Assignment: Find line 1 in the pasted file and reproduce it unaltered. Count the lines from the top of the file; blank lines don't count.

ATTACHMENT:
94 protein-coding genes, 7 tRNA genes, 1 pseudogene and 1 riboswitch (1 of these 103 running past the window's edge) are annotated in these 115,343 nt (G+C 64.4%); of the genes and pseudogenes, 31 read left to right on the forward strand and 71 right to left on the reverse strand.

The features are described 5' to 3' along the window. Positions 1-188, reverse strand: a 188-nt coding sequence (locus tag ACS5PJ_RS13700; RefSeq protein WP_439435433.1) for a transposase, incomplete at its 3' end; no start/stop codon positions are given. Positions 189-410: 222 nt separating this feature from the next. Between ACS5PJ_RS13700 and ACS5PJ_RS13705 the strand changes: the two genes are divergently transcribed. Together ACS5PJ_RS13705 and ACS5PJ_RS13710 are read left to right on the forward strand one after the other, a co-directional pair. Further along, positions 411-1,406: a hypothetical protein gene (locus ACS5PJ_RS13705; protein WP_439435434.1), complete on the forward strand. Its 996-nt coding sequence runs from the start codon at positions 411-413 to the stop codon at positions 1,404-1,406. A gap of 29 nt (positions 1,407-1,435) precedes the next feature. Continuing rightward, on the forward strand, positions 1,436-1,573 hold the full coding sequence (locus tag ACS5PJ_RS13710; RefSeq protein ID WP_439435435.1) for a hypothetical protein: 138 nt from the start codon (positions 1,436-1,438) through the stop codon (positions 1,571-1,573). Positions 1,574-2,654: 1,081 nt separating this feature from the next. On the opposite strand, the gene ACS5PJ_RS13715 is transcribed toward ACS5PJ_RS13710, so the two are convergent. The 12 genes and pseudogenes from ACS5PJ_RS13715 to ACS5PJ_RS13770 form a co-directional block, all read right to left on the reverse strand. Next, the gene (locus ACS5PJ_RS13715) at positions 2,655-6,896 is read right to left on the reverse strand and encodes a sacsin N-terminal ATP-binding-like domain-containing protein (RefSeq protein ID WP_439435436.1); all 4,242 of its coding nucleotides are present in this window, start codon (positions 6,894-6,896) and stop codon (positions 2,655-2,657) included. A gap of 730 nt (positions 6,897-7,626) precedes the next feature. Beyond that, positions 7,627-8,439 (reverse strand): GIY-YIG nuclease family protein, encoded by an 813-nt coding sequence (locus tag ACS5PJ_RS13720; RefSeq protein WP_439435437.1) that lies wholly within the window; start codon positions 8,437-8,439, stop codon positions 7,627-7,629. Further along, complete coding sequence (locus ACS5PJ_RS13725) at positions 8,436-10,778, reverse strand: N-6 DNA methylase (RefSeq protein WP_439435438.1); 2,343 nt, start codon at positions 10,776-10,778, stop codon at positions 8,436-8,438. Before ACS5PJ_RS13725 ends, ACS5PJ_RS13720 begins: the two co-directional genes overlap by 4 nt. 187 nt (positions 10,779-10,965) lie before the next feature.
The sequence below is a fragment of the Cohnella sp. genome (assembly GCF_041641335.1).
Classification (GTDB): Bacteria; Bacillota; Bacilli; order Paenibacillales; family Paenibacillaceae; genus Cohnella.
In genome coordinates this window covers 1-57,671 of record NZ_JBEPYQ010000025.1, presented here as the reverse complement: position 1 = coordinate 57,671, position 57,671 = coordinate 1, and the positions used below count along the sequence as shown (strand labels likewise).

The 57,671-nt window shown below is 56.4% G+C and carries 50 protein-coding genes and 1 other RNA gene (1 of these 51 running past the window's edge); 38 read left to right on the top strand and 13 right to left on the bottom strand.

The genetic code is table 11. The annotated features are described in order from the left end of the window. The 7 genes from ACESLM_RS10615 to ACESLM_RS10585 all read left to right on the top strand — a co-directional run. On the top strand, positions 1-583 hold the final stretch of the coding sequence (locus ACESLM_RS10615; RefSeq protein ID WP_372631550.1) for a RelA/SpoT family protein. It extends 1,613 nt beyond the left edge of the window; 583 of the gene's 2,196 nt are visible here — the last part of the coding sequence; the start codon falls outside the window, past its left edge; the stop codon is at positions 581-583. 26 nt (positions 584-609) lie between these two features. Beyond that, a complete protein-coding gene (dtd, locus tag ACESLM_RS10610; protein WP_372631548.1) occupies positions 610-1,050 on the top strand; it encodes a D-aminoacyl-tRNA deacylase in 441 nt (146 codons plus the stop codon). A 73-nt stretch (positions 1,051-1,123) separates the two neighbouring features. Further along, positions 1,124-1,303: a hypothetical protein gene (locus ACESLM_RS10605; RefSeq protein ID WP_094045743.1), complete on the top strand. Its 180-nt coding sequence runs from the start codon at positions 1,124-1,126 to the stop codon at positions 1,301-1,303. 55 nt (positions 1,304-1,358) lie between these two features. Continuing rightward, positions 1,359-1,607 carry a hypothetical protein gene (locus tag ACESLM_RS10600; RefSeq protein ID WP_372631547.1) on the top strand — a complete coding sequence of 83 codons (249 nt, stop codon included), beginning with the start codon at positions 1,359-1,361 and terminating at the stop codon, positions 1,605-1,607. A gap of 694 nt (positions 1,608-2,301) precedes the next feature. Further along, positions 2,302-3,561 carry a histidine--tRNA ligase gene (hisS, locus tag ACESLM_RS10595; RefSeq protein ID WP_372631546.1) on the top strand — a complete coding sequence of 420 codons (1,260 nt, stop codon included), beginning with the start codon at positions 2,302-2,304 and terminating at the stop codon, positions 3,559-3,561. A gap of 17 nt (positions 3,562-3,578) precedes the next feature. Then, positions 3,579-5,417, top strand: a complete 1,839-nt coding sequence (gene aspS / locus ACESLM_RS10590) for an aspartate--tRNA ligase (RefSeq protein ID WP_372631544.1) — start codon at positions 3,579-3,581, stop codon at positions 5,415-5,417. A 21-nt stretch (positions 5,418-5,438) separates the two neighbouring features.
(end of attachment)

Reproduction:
94 protein-coding genes, 7 tRNA genes, 1 pseudogene and 1 riboswitch (1 of these 103 running past the window's edge) are annotated in these 115,343 nt (G+C 64.4%); of the genes and pseudogenes, 31 read left to right on the forward strand and 71 right to left on the reverse strand.